There is a piece of this in-group, out-group dynamic that shows up in the show quickly but powerfully. In a conversation between performances, Lind discloses to Barnum that she, too, is an outcast; born out of wedlock, her family was ashamed of her. Might that have driven her to her success? Maybe. But even at the apex of her ambitions, she clearly is unfulfilled, still an outcast. All the shine of a thousand spotlights will never be enough.

Selling The Other Side

Very few people know the Harry Chapin musical Cotton Patch Gospel, which is really too bad. It’s a great retelling of the Gospel set in 1960’s Georgia, with a flexible and talented chorus of bluegrass musicians that make you actually kinda like bluegrass.
I mention this because there is a scene in which Jesus calls Matthew, the apostle, tax collector, and narrator of the story. Matthew is an auditor for the IRS in this telling, and Jesus’ complete lack of income, assets or employment befuddles Matthew. When Jesus invites Matthew to join him, it so turns the tables that the auditor freaks out and Jesus has to stop him, mid-shout.
Anyway, it’s that kind of audacious offer that Barnum makes to Carlyle, and he makes it in this song with some of the same tone and pitch as Jesus’ call to the apostles.
You run with me
And I can cut you free
Out of the drudgery and walls you keep in
So trade that typical for something colorful
And if it’s crazy, live a little crazy
You can play it sensible, a king of conventional
Or you can risk it all and see
Don’t you wanna get away from the same old part you gotta play
‘Cause I got what you need, so come with me and take the ride
It’ll take you to the other side
After Carlyle smugly demurs, Barnum again pitches to what he senses is Carlyle’s muted recognition that his life is empty.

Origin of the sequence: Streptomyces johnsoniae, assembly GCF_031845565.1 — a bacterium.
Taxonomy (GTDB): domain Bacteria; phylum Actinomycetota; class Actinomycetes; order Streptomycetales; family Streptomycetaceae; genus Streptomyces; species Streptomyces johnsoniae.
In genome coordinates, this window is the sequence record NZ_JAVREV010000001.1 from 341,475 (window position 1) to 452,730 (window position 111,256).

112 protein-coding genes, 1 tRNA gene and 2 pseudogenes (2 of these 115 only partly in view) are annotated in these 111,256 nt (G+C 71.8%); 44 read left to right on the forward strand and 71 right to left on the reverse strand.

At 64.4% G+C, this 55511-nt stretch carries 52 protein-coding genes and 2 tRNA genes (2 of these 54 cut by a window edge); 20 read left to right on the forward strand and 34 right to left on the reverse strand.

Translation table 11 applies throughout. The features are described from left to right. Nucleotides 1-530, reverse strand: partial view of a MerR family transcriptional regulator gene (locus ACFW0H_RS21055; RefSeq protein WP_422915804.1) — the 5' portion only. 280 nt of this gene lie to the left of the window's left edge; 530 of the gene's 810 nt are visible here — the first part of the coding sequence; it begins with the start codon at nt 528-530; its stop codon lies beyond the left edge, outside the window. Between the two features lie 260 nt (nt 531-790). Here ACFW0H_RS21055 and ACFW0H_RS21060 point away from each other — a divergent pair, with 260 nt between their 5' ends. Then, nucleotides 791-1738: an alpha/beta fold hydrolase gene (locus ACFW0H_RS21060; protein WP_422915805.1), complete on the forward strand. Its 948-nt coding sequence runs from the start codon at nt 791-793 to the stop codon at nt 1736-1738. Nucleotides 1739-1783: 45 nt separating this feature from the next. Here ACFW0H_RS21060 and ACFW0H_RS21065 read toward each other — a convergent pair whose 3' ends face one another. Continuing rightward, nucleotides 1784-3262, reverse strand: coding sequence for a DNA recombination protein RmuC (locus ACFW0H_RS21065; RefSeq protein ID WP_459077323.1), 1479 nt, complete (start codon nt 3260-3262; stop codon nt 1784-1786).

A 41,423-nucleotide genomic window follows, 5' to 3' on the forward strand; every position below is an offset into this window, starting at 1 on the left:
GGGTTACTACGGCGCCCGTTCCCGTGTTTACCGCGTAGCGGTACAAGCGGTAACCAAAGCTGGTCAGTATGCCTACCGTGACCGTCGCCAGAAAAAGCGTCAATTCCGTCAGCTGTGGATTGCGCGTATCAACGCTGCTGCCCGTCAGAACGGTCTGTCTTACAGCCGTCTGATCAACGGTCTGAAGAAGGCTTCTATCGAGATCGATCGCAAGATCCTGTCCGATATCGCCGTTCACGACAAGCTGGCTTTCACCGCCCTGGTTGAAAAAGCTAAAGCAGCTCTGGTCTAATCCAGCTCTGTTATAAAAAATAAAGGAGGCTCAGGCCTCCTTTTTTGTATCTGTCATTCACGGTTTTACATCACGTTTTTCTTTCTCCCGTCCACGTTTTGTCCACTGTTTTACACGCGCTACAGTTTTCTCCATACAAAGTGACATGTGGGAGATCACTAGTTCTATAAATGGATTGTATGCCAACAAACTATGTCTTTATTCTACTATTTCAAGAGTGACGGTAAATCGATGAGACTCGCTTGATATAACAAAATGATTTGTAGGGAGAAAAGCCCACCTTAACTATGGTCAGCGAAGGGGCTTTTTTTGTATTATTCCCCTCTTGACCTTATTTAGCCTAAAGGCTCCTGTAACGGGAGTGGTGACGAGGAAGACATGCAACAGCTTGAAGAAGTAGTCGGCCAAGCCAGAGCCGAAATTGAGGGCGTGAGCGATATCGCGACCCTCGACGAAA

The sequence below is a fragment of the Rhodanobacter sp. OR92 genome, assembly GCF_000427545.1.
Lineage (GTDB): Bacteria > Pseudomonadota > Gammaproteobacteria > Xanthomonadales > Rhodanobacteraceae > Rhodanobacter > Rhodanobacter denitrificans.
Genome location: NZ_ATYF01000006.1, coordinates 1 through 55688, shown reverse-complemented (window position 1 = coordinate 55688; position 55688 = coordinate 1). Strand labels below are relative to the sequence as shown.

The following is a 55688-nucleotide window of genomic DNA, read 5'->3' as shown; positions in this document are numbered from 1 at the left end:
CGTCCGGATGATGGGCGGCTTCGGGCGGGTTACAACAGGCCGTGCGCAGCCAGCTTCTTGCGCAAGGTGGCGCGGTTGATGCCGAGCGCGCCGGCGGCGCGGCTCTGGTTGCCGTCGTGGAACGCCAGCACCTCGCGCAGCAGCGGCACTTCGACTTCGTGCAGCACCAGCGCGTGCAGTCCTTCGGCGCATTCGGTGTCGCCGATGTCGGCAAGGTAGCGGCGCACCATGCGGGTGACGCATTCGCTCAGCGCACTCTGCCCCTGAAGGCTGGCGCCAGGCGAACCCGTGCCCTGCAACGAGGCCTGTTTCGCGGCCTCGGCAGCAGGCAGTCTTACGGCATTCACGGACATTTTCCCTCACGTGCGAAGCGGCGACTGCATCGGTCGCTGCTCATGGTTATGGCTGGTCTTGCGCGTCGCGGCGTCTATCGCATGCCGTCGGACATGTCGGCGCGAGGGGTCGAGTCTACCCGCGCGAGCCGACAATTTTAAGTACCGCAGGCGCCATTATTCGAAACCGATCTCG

But you would finally live a little, finally laugh a little
Just let me give you the freedom to dream
And it’ll wake you up and cure your aching
Take your walls and start ’em breaking
Now that’s a deal that seems worth taking
And that cinches it, because Barnum’s sense is correct.
This idea of giving up the security of conventional life to choose a chaotic and crazy one actually gets bandied around a lot in Christian circles to reflect the ways in which Christians who let “Jesus take the wheel” seem to end up living radically different lives than they might have expected (or wanted). But that’s the story as it gets told among those who are already pretty deeply invested in their faith.
In the outer world, Christianity (in America) has been identified far more with the conventional than with the radical. “Jesus freaks” are the exception, not the rule, and often Americans are pitched on Christianity not as a counter-cultural lifestyle but as a way to return to conventional respectability. I attribute this to the fact that, for pretty much all of our nation’s history, Christianity has been the de facto state religion. While different colonies followed different denominations and while there are trends toward secularism, there is still an alignment of conventional morality with membership in a Christian church.
I am not saying that I would prefer that Christianity be a persecuted minority. I have a friend who was imprisoned for several years in Vietnam for being a Christian, and I can’t say I would seek that out. But one of the central challenges of Christianity today (and, really, since the 4th century) is that in the interest of stability and sociopolitical acceptance, Christian leaders have taken on the mantle of state religion, which brings with it the responsibility to legitimize the conventions and norms of the society.
That’s not a good look for Christians, if you want to compare what gets held up as Christian values with the lives of Jesus and the His first followers. Living a life of radical love and total reliance on God to provide looks very different from a life of polite manners and a reliance on sensible retirement planning. I believe that one of the reasons to commit to a spiritual life comes in recognizing that all other sources of meaning and security are limited, if not illusory; making something limited your top priority is an idolatry doomed to disillusionment and disappointment. But in the last 1600 years or so, we keep trying to hold together these two callings – to be radical and to be conventional. So I guess I have to be patient while waiting for that realization.